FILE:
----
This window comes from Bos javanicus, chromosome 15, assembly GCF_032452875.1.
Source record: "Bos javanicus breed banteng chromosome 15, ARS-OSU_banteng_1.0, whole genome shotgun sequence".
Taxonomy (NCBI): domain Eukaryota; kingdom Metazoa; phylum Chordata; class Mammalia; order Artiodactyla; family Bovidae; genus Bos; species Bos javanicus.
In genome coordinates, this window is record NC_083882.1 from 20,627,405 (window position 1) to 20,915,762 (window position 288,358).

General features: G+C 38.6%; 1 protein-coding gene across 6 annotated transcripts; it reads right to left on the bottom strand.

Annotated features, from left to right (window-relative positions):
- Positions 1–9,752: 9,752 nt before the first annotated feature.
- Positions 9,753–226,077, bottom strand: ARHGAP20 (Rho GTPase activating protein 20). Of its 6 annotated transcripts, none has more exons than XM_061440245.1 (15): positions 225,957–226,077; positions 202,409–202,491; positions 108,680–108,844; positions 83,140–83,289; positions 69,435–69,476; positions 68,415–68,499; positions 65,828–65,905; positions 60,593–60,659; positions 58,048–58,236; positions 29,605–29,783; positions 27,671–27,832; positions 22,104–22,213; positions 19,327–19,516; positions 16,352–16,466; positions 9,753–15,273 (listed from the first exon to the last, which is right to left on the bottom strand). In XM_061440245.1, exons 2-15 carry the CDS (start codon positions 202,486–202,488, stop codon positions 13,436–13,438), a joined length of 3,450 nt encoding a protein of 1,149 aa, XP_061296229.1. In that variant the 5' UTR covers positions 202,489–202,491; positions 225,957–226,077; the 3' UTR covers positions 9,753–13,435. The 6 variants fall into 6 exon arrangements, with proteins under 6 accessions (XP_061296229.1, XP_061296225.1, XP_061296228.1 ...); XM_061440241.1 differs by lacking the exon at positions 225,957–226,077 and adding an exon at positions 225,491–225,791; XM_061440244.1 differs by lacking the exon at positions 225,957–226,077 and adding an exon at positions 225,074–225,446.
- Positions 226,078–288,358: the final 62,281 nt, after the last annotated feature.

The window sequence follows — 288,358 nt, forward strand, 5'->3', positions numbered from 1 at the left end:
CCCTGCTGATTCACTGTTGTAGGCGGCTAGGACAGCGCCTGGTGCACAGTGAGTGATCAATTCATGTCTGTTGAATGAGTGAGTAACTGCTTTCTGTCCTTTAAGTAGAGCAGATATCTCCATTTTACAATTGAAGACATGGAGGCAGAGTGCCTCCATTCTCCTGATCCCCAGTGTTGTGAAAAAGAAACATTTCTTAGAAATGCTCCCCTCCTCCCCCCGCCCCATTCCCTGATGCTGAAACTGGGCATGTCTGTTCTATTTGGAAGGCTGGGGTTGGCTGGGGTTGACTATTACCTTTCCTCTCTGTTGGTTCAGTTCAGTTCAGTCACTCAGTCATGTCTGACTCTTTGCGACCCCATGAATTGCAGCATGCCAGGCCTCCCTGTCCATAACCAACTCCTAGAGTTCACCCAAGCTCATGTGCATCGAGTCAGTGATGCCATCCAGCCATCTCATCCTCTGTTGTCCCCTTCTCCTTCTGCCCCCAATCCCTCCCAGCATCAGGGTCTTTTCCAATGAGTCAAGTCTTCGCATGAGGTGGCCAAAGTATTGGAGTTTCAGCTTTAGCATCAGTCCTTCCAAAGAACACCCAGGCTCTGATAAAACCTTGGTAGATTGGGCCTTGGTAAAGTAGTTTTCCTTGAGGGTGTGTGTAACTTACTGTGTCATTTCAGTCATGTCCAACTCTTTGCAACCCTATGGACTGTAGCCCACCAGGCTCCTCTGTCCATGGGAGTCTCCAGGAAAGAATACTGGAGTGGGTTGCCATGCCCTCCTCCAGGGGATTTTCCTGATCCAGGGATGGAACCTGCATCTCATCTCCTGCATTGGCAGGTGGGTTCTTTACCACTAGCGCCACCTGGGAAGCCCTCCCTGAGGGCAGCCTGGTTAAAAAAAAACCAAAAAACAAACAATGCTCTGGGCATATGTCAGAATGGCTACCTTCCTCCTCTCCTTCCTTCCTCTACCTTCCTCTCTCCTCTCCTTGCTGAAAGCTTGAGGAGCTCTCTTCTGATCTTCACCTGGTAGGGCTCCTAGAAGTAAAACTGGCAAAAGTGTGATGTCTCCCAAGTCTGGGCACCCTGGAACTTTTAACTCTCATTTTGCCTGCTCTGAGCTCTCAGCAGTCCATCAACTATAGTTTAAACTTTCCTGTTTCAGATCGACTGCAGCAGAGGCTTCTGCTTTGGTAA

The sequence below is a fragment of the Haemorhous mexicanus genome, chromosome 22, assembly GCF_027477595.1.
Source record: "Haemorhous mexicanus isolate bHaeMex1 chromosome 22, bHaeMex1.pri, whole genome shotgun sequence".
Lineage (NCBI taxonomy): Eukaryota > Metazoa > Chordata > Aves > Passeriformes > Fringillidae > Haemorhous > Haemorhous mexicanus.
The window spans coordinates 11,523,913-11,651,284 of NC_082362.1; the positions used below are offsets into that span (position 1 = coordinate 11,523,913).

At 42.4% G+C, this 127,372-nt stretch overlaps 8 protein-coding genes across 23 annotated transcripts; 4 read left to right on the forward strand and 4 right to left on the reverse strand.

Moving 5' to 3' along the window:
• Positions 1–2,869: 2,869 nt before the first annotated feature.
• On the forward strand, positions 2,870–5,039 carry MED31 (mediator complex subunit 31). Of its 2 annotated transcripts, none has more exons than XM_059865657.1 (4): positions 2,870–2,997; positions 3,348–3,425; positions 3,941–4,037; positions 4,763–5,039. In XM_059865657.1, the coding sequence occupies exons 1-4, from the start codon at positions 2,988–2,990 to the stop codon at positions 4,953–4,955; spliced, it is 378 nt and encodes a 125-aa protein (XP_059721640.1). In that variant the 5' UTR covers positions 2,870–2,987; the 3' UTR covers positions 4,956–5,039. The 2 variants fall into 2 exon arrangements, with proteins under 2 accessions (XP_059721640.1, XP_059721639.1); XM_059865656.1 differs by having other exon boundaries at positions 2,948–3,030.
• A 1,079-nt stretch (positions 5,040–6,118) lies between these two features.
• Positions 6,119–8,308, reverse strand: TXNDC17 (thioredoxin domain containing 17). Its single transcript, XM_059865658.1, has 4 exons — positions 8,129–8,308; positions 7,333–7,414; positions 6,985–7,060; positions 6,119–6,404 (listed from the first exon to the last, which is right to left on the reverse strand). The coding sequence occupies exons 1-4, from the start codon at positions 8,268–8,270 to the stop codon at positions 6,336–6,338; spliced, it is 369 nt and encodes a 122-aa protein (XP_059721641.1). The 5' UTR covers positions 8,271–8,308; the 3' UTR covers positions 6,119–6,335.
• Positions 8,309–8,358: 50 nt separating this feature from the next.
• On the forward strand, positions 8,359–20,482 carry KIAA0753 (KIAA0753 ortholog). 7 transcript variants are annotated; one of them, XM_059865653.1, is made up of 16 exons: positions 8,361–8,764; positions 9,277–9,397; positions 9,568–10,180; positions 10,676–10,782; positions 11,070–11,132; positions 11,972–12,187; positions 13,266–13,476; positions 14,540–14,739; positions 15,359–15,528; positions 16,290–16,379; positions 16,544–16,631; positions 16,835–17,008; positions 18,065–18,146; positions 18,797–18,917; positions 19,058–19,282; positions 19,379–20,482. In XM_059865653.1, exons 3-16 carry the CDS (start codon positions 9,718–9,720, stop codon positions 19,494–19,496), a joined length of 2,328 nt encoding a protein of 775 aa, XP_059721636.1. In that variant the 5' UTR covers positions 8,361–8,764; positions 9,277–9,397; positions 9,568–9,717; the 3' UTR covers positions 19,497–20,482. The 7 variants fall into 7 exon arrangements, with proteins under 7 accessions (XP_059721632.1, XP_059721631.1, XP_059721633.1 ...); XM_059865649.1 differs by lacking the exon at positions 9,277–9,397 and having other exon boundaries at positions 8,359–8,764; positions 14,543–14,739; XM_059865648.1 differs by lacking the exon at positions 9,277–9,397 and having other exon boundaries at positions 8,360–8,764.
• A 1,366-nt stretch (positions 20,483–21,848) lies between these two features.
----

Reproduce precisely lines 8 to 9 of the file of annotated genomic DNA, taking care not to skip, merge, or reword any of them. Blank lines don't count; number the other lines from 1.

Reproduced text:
- Positions 9,753–226,077, bottom strand: ARHGAP20 (Rho GTPase activating protein 20). Of its 6 annotated transcripts, none has more exons than XM_061440245.1 (15): positions 225,957–226,077; positions 202,409–202,491; positions 108,680–108,844; positions 83,140–83,289; positions 69,435–69,476; positions 68,415–68,499; positions 65,828–65,905; positions 60,593–60,659; positions 58,048–58,236; positions 29,605–29,783; positions 27,671–27,832; positions 22,104–22,213; positions 19,327–19,516; positions 16,352–16,466; positions 9,753–15,273 (listed from the first exon to the last, which is right to left on the bottom strand). In XM_061440245.1, exons 2-15 carry the CDS (start codon positions 202,486–202,488, stop codon positions 13,436–13,438), a joined length of 3,450 nt encoding a protein of 1,149 aa, XP_061296229.1. In that variant the 5' UTR covers positions 202,489–202,491; positions 225,957–226,077; the 3' UTR covers positions 9,753–13,435. The 6 variants fall into 6 exon arrangements, with proteins under 6 accessions (XP_061296229.1, XP_061296225.1, XP_061296228.1 ...); XM_061440241.1 differs by lacking the exon at positions 225,957–226,077 and adding an exon at positions 225,491–225,791; XM_061440244.1 differs by lacking the exon at positions 225,957–226,077 and adding an exon at positions 225,074–225,446.
- Positions 226,078–288,358: the final 62,281 nt, after the last annotated feature.